When we entered the room, I took my place on the same side of the table as Roubideax.  Jason sat across from us.

“We just want to talk to you and find out what’s going on,” I said.

We talked for a few minutes, just breaking the ice, playing it lowball.

“Where are you from?” I asked.

“I’m from Montana,” Roubideaux said.

“Where in Montana?”

“Browning,” he replied.

We talked for awhile about Montana, and the tribe Roubideaux belonged tol

“Have you ever been to South Dakota?” we asked.

Roubideaux yawned, a sign of deception, and said, “No.”

We carried on the conversation for several minutes, before I said, “I thought we saw that you got a traffic ticket in South Dakota.”—I was totally making that up.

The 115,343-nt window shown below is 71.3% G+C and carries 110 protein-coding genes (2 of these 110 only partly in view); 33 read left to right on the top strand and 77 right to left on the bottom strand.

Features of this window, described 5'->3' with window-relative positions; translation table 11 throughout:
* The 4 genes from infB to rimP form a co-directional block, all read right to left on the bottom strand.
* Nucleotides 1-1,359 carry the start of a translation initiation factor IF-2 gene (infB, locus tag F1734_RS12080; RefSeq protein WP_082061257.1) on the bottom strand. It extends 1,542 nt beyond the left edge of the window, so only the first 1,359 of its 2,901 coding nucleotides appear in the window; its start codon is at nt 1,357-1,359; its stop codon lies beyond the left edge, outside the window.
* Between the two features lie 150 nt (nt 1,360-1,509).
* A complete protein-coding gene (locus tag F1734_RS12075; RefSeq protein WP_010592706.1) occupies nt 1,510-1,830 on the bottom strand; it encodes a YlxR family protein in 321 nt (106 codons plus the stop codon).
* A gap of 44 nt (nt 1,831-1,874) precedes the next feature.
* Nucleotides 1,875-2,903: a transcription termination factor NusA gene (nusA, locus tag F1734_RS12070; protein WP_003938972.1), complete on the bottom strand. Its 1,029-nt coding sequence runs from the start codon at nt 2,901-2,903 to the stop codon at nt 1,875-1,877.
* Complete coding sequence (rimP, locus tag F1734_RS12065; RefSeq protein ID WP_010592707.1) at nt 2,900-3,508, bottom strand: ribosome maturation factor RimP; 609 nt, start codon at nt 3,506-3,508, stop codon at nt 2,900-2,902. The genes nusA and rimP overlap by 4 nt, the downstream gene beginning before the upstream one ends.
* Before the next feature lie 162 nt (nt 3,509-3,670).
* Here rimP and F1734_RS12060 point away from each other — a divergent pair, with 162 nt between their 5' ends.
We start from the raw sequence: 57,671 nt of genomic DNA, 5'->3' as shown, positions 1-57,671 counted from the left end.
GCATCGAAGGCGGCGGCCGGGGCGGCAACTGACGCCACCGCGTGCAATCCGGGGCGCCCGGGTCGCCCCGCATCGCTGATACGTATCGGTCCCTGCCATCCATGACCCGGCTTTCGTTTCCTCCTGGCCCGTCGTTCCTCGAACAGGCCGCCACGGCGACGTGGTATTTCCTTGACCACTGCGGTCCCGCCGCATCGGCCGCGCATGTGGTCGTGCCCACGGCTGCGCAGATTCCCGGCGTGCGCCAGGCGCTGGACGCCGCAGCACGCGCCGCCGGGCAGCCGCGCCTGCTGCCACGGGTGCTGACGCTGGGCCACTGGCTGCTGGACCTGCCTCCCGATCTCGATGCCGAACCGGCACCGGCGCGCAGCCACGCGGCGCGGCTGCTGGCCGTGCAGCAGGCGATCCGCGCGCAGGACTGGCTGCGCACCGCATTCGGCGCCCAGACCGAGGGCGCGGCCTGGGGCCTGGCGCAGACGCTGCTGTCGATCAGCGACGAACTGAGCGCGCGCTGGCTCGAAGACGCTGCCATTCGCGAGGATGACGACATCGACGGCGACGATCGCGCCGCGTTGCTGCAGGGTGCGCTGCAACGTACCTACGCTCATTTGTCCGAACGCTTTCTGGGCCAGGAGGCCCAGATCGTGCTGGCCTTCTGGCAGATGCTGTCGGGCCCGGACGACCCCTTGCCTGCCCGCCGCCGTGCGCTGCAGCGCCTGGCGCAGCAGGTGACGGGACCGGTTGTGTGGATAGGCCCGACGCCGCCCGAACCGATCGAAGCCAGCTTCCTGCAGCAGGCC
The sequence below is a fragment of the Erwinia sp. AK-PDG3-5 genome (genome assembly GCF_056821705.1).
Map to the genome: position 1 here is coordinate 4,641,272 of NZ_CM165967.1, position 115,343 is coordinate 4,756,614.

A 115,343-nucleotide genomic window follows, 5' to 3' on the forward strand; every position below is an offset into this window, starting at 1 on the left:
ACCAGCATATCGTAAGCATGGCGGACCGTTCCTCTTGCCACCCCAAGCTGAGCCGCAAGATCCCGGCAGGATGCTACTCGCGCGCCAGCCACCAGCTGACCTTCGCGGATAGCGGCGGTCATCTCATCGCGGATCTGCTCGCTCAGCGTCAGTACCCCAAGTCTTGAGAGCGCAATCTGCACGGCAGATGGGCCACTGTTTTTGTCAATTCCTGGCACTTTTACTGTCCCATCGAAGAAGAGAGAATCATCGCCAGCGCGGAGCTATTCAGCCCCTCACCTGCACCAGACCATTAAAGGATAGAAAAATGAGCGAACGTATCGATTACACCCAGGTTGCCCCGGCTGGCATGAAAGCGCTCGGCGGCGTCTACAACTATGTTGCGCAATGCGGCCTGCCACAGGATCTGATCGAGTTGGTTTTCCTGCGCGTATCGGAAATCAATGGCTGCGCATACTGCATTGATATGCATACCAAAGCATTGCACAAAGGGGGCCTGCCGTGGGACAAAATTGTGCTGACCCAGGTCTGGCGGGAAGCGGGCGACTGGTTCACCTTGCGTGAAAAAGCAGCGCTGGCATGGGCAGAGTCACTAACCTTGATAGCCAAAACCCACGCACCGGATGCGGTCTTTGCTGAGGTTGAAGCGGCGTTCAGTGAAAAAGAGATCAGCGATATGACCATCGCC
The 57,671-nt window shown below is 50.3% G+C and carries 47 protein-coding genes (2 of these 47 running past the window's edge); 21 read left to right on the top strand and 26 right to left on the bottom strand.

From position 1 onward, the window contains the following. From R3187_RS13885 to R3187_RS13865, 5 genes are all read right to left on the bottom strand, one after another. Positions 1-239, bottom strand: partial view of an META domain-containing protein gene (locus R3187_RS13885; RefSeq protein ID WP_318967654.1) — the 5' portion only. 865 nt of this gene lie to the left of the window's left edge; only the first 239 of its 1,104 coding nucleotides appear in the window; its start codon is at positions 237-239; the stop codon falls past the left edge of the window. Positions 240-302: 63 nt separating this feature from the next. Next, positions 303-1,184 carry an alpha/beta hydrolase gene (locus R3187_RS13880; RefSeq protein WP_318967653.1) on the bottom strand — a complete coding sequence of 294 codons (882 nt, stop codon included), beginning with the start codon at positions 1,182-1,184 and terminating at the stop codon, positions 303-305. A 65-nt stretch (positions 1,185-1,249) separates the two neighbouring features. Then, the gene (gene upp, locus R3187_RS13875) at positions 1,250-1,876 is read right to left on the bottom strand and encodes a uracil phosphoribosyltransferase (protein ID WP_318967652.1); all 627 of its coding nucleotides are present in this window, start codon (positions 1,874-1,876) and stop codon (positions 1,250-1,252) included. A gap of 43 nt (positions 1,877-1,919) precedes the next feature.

“Oh, yeah,” he said.  “I forgot.”

How convienent.

We chatted for several minutes more before I dropped the bomb.

“We have a problem, Joe.” I said.

“We found your fingerprints at a house in Rapid City of a guy named Lloyd Redbull.

“I think you know there’s a problem,” I continued.  “You see, Lloyd was found stabbed to death. You see, we’re not shoplift detectives.  We’re homicide detectives.

“We found your fingerprints at his house.”  I was totally making that up.

“Maybe you were there,” I said, “and you left and someone else came and killed him.  I think you heard about it and panicked and left.”

“I don’t know anything about it,” he said.

“That’s not going to work, Joe,” I said.  “There’s a warrant out for your arrest out of Rapid City.  It’s for murder.  If there’s some innocent way your fingerprints showed up at Lloyd’s house, you have to tell us now.”